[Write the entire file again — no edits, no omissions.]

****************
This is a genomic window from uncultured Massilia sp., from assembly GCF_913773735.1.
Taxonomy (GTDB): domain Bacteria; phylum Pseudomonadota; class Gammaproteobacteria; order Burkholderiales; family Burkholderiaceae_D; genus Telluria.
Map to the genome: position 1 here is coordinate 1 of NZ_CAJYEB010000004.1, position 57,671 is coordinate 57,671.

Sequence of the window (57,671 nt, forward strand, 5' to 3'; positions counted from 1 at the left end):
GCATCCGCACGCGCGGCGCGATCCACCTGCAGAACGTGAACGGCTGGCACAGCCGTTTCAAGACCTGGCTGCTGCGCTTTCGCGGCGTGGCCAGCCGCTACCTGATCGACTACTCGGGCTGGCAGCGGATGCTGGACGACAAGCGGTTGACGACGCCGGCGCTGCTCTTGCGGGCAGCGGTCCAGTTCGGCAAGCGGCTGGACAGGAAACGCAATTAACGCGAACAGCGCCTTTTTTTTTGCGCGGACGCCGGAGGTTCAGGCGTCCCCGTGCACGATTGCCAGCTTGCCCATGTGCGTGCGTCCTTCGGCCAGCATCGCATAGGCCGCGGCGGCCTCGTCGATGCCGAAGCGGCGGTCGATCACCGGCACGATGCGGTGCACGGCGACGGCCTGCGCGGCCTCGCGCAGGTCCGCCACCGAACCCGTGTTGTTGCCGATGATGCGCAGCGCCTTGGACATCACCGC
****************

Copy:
This is a genomic window from uncultured Massilia sp., from assembly GCF_913773735.1.
Taxonomy (GTDB): domain Bacteria; phylum Pseudomonadota; class Gammaproteobacteria; order Burkholderiales; family Burkholderiaceae_D; genus Telluria.
Map to the genome: position 1 here is coordinate 1 of NZ_CAJYEB010000004.1, position 57,671 is coordinate 57,671.

Sequence of the window (57,671 nt, forward strand, 5' to 3'; positions counted from 1 at the left end):
GCATCCGCACGCGCGGCGCGATCCACCTGCAGAACGTGAACGGCTGGCACAGCCGTTTCAAGACCTGGCTGCTGCGCTTTCGCGGCGTGGCCAGCCGCTACCTGATCGACTACTCGGGCTGGCAGCGGATGCTGGACGACAAGCGGTTGACGACGCCGGCGCTGCTCTTGCGGGCAGCGGTCCAGTTCGGCAAGCGGCTGGACAGGAAACGCAATTAACGCGAACAGCGCCTTTTTTTTTGCGCGGACGCCGGAGGTTCAGGCGTCCCCGTGCACGATTGCCAGCTTGCCCATGTGCGTGCGTCCTTCGGCCAGCATCGCATAGGCCGCGGCGGCCTCGTCGATGCCGAAGCGGCGGTCGATCACCGGCACGATGCGGTGCACGGCGACGGCCTGCGCGGCCTCGCGCAGGTCCGCCACCGAACCCGTGTTGTTGCCGATGATGCGCAGCGCCTTGGACATCACCGC